GOLF world No1 Rory McIlroy could end up paying out more than two thirds of his career prize money to date after agreeing a costly settlement with his former management company yesterday.
No details of the deal were made public but it is believed McIlroy is to pay between £15m and £20m to Horizon Sports Management after last-minute talks avoided a lengthy hearing at Dublin’s High Court. He is also to pay both parties’ legal costs, estimated at £4m.
The Northern Irish four-time Major winner has already raked in approximately £29m in prize money since turning professional in 2007, just four months after his 17th birthday.
McIlroy has also banked tens of millions of pounds more in sponsorship and endorsement income from the likes of Nike, with whom he has a five-year deal worth £66m, Santander, Omega and Bose.
The bitter dispute with Horizon had dragged on for more than a year and centred on his departure from the company in 2013.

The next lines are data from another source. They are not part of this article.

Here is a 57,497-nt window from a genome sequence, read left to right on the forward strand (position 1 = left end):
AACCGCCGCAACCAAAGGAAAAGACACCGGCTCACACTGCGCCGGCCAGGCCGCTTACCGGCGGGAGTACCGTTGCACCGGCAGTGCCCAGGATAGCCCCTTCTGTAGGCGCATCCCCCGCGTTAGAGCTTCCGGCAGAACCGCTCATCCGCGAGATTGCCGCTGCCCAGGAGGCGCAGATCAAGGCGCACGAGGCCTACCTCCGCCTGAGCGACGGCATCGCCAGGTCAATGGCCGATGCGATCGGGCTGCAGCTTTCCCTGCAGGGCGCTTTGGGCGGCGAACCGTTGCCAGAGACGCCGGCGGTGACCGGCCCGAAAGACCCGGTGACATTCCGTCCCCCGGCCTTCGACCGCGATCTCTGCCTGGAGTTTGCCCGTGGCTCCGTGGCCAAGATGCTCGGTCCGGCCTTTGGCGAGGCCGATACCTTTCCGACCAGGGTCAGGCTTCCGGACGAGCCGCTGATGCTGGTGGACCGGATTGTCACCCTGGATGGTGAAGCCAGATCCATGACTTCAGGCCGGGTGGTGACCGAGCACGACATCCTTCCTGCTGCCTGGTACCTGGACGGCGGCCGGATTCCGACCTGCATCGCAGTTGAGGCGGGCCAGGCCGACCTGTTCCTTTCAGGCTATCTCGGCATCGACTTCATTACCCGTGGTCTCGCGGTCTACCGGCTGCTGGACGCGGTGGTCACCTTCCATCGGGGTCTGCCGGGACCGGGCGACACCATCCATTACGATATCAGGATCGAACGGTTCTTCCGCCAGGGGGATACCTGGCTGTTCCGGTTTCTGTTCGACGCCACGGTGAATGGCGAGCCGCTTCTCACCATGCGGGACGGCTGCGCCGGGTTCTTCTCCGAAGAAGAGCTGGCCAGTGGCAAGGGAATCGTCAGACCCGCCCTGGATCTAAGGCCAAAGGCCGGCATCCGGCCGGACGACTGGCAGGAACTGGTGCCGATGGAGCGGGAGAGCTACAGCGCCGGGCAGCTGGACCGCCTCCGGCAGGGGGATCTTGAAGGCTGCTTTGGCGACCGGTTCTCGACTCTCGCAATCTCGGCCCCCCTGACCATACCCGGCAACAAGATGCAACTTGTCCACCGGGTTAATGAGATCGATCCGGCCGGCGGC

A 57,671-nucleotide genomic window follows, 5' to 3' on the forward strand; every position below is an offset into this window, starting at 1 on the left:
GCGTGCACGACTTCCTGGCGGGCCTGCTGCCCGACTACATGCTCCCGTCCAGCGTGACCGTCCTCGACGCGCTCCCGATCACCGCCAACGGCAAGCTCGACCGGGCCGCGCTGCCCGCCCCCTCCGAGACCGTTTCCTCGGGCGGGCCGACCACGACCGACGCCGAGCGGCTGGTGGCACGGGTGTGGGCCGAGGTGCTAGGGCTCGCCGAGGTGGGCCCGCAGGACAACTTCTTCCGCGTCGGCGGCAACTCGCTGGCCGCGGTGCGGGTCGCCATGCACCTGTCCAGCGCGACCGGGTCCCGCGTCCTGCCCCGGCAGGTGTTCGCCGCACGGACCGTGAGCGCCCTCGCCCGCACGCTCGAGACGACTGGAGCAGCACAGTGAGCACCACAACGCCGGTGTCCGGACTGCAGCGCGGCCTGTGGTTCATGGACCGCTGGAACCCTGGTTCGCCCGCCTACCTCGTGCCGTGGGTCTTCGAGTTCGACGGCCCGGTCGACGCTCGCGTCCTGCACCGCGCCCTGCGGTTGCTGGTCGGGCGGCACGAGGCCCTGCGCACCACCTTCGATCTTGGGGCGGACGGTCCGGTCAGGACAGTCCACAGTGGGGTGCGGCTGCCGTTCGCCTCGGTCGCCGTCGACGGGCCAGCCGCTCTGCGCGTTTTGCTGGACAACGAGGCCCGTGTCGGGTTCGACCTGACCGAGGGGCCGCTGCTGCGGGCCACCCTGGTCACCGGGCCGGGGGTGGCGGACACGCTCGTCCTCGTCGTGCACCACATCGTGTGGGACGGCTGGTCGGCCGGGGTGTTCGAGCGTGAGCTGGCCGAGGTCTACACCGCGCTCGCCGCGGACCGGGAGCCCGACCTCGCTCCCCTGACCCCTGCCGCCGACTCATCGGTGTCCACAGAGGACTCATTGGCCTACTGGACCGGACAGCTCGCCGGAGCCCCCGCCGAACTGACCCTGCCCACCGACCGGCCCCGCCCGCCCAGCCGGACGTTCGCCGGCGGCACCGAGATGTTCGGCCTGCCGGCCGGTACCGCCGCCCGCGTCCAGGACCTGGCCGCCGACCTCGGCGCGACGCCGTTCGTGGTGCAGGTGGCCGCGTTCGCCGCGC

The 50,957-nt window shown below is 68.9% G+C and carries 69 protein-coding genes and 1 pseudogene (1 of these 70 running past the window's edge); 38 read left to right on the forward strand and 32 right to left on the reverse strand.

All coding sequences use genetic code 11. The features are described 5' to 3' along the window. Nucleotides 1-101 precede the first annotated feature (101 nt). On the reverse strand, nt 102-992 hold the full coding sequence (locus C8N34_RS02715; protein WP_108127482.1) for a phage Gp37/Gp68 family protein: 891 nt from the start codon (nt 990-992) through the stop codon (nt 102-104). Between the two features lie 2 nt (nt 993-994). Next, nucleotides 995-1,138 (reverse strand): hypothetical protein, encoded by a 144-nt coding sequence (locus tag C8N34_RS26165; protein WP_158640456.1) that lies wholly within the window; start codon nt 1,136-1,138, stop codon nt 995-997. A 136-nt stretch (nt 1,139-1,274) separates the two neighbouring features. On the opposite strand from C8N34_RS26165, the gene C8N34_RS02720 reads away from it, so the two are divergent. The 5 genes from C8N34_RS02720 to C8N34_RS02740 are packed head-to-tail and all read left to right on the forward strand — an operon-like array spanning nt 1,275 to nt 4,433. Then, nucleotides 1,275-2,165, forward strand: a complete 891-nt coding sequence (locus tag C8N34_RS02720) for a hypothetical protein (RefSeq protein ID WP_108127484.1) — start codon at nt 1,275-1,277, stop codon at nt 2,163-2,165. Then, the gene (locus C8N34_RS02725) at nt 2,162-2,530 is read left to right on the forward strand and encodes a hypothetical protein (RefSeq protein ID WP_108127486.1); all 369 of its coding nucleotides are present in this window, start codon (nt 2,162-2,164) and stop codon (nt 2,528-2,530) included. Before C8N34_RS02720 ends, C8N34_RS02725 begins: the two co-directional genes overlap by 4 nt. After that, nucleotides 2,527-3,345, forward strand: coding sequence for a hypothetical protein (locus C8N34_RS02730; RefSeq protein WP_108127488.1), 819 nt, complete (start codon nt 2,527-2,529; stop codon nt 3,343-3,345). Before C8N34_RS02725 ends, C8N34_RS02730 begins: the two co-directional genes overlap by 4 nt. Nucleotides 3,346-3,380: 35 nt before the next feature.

McIlroy sued the agency, which is owned by Conor Ridge and also represents players Ross Fisher and Shane Lowry, claiming he had been coerced into signing an “unconscionable” contract with unfair terms.
Horizon strongly disputed the allegations and launched a counter-action against McIlroy, accusing him of breach of contract and demanding millions in outstanding fees.
McIlroy appeared in court on Tuesday for the start of the hearing, which had been expected to last eight weeks but was adjourned repeatedly as lawyers attempted to thrash out an 11th-hour agreement. He was not present yesterday morning when both parties issued a joint statement confirming the row was over.
“The legal dispute between Rory McIlroy and Horizon Sports Management has been settled to the satisfaction of both parties who wish each other well for the future,” it read.
The two-time European money list winner flew in for the hearing fresh from winning the Dubai Desert Classic on Sunday. His next event is set to be the Honda Classic at Palm Beach, Florida, in three weeks’ time.
McIlroy and his father Gerry remained at the Four Courts complex until late on Tuesday night in an indication that the parties may have been close to settling.